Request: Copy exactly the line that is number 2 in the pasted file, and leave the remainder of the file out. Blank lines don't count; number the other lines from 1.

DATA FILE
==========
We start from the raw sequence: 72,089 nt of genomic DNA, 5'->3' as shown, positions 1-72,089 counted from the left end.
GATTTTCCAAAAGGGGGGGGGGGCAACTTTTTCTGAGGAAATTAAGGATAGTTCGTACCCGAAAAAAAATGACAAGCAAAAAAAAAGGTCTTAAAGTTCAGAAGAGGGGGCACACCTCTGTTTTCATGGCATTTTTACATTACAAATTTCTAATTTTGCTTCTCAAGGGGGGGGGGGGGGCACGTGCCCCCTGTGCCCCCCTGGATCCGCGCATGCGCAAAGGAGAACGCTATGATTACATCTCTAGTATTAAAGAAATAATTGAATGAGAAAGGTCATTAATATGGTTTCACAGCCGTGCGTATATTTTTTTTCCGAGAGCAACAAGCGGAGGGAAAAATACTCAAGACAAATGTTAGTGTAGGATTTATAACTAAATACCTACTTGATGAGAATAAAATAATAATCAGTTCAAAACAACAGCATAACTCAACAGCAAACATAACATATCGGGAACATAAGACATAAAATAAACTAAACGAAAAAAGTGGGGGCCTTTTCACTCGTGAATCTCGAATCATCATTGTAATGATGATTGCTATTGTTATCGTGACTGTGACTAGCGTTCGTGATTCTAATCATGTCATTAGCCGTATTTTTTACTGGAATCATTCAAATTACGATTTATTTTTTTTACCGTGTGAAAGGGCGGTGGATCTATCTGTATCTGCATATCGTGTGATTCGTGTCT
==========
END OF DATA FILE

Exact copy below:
GATTTTCCAAAAGGGGGGGGGGGCAACTTTTTCTGAGGAAATTAAGGATAGTTCGTACCCGAAAAAAAATGACAAGCAAAAAAAAAGGTCTTAAAGTTCAGAAGAGGGGGCACACCTCTGTTTTCATGGCATTTTTACATTACAAATTTCTAATTTTGCTTCTCAAGGGGGGGGGGGGGGCACGTGCCCCCTGTGCCCCCCTGGATCCGCGCATGCGCAAAGGAGAACGCTATGATTACATCTCTAGTATTAAAGAAATAATTGAATGAGAAAGGTCATTAATATGGTTTCACAGCCGTGCGTATATTTTTTTTCCGAGAGCAACAAGCGGAGGGAAAAATACTCAAGACAAATGTTAGTGTAGGATTTATAACTAAATACCTACTTGATGAGAATAAAATAATAATCAGTTCAAAACAACAGCATAACTCAACAGCAAACATAACATATCGGGAACATAAGACATAAAATAAACTAAACGAAAAAAGTGGGGGCCTTTTCACTCGTGAATCTCGAATCATCATTGTAATGATGATTGCTATTGTTATCGTGACTGTGACTAGCGTTCGTGATTCTAATCATGTCATTAGCCGTATTTTTTACTGGAATCATTCAAATTACGATTTATTTTTTTTACCGTGTGAAAGGGCGGTGGATCTATCTGTATCTGCATATCGTGTGATTCGTGTCT